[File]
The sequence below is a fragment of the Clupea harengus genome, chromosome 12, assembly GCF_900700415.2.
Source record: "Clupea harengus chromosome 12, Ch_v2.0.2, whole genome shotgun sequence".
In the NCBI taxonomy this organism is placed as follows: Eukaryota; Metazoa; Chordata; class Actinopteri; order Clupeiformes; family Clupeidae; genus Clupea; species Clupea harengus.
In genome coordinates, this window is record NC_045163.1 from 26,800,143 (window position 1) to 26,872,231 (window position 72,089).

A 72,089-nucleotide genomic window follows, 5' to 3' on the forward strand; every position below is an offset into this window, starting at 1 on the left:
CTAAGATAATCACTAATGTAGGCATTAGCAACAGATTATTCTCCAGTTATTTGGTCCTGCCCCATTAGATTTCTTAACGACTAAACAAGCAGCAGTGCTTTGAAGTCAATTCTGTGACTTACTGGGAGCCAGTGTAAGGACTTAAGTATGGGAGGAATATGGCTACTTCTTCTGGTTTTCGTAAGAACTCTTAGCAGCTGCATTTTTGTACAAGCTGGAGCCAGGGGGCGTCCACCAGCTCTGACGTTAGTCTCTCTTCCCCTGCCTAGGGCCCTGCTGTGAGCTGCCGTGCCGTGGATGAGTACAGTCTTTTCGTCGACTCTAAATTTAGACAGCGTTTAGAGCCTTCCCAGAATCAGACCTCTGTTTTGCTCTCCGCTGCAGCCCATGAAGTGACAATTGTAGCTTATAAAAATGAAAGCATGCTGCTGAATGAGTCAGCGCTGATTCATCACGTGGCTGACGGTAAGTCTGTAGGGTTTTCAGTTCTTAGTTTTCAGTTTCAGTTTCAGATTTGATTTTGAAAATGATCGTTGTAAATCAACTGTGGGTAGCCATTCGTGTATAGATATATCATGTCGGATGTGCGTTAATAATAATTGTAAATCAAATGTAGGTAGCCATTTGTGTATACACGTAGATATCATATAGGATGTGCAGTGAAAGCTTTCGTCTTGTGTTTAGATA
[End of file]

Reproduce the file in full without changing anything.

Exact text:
The sequence below is a fragment of the Clupea harengus genome, chromosome 12, assembly GCF_900700415.2.
Source record: "Clupea harengus chromosome 12, Ch_v2.0.2, whole genome shotgun sequence".
In the NCBI taxonomy this organism is placed as follows: Eukaryota; Metazoa; Chordata; class Actinopteri; order Clupeiformes; family Clupeidae; genus Clupea; species Clupea harengus.
In genome coordinates, this window is record NC_045163.1 from 26,800,143 (window position 1) to 26,872,231 (window position 72,089).

A 72,089-nucleotide genomic window follows, 5' to 3' on the forward strand; every position below is an offset into this window, starting at 1 on the left:
CTAAGATAATCACTAATGTAGGCATTAGCAACAGATTATTCTCCAGTTATTTGGTCCTGCCCCATTAGATTTCTTAACGACTAAACAAGCAGCAGTGCTTTGAAGTCAATTCTGTGACTTACTGGGAGCCAGTGTAAGGACTTAAGTATGGGAGGAATATGGCTACTTCTTCTGGTTTTCGTAAGAACTCTTAGCAGCTGCATTTTTGTACAAGCTGGAGCCAGGGGGCGTCCACCAGCTCTGACGTTAGTCTCTCTTCCCCTGCCTAGGGCCCTGCTGTGAGCTGCCGTGCCGTGGATGAGTACAGTCTTTTCGTCGACTCTAAATTTAGACAGCGTTTAGAGCCTTCCCAGAATCAGACCTCTGTTTTGCTCTCCGCTGCAGCCCATGAAGTGACAATTGTAGCTTATAAAAATGAAAGCATGCTGCTGAATGAGTCAGCGCTGATTCATCACGTGGCTGACGGTAAGTCTGTAGGGTTTTCAGTTCTTAGTTTTCAGTTTCAGTTTCAGATTTGATTTTGAAAATGATCGTTGTAAATCAACTGTGGGTAGCCATTCGTGTATAGATATATCATGTCGGATGTGCGTTAATAATAATTGTAAATCAAATGTAGGTAGCCATTTGTGTATACACGTAGATATCATATAGGATGTGCAGTGAAAGCTTTCGTCTTGTGTTTAGATA